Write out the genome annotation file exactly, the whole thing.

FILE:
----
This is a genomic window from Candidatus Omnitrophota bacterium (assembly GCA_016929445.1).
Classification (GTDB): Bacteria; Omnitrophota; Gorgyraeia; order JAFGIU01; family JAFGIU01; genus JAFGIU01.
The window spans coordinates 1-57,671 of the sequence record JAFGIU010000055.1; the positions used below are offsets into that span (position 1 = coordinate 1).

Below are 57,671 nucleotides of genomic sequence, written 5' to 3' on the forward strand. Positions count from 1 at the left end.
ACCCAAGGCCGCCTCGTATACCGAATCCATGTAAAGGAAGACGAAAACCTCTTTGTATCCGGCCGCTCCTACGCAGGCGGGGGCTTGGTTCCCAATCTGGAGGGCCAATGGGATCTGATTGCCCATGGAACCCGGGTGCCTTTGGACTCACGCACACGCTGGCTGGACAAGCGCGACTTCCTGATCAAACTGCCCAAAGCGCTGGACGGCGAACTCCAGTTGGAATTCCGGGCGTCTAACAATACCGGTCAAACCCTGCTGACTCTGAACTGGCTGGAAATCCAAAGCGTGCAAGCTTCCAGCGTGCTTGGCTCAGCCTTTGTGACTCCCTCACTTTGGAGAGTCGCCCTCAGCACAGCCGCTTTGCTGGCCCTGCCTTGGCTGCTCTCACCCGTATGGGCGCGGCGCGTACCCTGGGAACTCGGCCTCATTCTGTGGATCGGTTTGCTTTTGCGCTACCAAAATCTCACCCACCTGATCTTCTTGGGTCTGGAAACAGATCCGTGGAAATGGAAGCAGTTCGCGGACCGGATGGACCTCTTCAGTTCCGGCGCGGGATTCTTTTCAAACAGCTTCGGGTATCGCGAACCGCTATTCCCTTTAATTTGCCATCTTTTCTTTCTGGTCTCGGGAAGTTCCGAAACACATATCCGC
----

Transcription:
This is a genomic window from Candidatus Omnitrophota bacterium (assembly GCA_016929445.1).
Classification (GTDB): Bacteria; Omnitrophota; Gorgyraeia; order JAFGIU01; family JAFGIU01; genus JAFGIU01.
The window spans coordinates 1-57,671 of the sequence record JAFGIU010000055.1; the positions used below are offsets into that span (position 1 = coordinate 1).

Below are 57,671 nucleotides of genomic sequence, written 5' to 3' on the forward strand. Positions count from 1 at the left end.
ACCCAAGGCCGCCTCGTATACCGAATCCATGTAAAGGAAGACGAAAACCTCTTTGTATCCGGCCGCTCCTACGCAGGCGGGGGCTTGGTTCCCAATCTGGAGGGCCAATGGGATCTGATTGCCCATGGAACCCGGGTGCCTTTGGACTCACGCACACGCTGGCTGGACAAGCGCGACTTCCTGATCAAACTGCCCAAAGCGCTGGACGGCGAACTCCAGTTGGAATTCCGGGCGTCTAACAATACCGGTCAAACCCTGCTGACTCTGAACTGGCTGGAAATCCAAAGCGTGCAAGCTTCCAGCGTGCTTGGCTCAGCCTTTGTGACTCCCTCACTTTGGAGAGTCGCCCTCAGCACAGCCGCTTTGCTGGCCCTGCCTTGGCTGCTCTCACCCGTATGGGCGCGGCGCGTACCCTGGGAACTCGGCCTCATTCTGTGGATCGGTTTGCTTTTGCGCTACCAAAATCTCACCCACCTGATCTTCTTGGGTCTGGAAACAGATCCGTGGAAATGGAAGCAGTTCGCGGACCGGATGGACCTCTTCAGTTCCGGCGCGGGATTCTTTTCAAACAGCTTCGGGTATCGCGAACCGCTATTCCCTTTAATTTGCCATCTTTTCTTTCTGGTCTCGGGAAGTTCCGAAACACATATCCGC